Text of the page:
The idea for the book, which explores the benevolent paternalism of junior officers, came to John in the chapel at Monmouth School, where his son Tristram is a pupil. Looking at the roll of honour, the thought started going through my head that people tend to think of public school officers in the First World War as being incredibly effete poets or absolutely stupid Hoorah Henrys. My son and his friends are not like that so presumably those boys who went to war werent either, and I started to investigate what the boys of 1914-18 were like and why they fought despite their likely fate.


Working as a historical researcher for TV in London, John got his first break into writing with a collection of short stories based in the American West. The only way the company in America would publish it was under a non-double-barrelled, American-sounding name. So I used the name Jon E. Lewis and the American publishers pretended I came from Hereford, Texas. I could never be interviewed about my books though. I would have been rumbled because of my very English voice!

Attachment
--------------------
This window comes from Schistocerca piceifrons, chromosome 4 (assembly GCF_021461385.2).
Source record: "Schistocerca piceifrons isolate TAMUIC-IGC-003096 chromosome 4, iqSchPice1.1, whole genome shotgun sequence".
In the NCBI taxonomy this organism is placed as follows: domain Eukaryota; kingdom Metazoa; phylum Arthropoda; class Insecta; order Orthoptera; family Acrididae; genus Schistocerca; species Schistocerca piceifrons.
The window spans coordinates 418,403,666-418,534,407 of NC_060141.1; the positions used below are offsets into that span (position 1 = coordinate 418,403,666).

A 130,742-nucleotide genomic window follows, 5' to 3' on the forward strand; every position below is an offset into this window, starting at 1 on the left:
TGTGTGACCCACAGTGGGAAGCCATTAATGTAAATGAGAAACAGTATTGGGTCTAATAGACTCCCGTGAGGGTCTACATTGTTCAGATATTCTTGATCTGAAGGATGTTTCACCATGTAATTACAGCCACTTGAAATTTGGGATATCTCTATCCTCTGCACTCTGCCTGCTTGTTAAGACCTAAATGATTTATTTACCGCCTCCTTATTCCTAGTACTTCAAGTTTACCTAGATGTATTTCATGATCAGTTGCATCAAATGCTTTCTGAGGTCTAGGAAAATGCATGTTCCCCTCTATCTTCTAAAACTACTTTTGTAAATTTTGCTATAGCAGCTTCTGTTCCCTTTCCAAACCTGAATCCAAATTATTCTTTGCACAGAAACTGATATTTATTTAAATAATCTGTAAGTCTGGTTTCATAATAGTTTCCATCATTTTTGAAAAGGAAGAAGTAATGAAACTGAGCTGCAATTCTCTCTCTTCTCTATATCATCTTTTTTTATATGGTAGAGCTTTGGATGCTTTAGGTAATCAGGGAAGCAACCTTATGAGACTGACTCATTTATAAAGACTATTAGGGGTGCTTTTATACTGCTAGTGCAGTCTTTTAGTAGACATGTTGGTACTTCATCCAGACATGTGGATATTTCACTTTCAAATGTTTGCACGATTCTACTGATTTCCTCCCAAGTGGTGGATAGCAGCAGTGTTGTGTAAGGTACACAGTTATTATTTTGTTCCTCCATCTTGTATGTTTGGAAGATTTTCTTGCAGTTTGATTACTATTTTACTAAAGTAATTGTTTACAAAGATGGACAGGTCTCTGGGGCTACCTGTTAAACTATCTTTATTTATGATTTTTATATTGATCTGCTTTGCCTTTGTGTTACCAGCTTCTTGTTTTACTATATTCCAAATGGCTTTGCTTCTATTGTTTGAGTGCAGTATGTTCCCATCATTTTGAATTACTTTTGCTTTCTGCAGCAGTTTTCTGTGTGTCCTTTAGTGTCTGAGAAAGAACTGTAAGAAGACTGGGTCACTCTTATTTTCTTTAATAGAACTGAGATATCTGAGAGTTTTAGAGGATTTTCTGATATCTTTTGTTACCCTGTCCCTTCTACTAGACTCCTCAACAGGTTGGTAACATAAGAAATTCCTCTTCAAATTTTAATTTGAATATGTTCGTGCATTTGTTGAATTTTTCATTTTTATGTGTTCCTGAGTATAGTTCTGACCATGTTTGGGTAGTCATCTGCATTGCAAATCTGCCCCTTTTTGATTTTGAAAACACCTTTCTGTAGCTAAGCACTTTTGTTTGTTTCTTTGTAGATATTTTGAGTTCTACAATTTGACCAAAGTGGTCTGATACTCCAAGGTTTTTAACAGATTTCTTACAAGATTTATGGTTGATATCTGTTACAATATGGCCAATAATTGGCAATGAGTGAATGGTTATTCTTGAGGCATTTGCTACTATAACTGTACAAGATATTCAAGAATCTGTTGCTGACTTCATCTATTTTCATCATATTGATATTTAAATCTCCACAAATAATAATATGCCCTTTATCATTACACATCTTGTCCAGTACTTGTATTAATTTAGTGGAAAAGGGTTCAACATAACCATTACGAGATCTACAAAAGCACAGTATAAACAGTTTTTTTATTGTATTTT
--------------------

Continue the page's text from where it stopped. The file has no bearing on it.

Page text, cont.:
The book came out around the same time as the film Dances with Wolves. It was the only one about the American West on the shelves and it did fantastically well. The publisher really thought I had my finger on the pulse, says John (or Jon!), who has gone on to publish at least 50 books under his pseudonym. This year, he is about to embark on another about the
American Indians.


It was only about 15 years ago that he started writing under his own name. I find the anonymity of a pen name quite pleasurable, he said. The advantage is that you can really hide behind it and write about things you dont write about as yourself. For example, Ive written books about The Doors, which I probably couldnt have done in my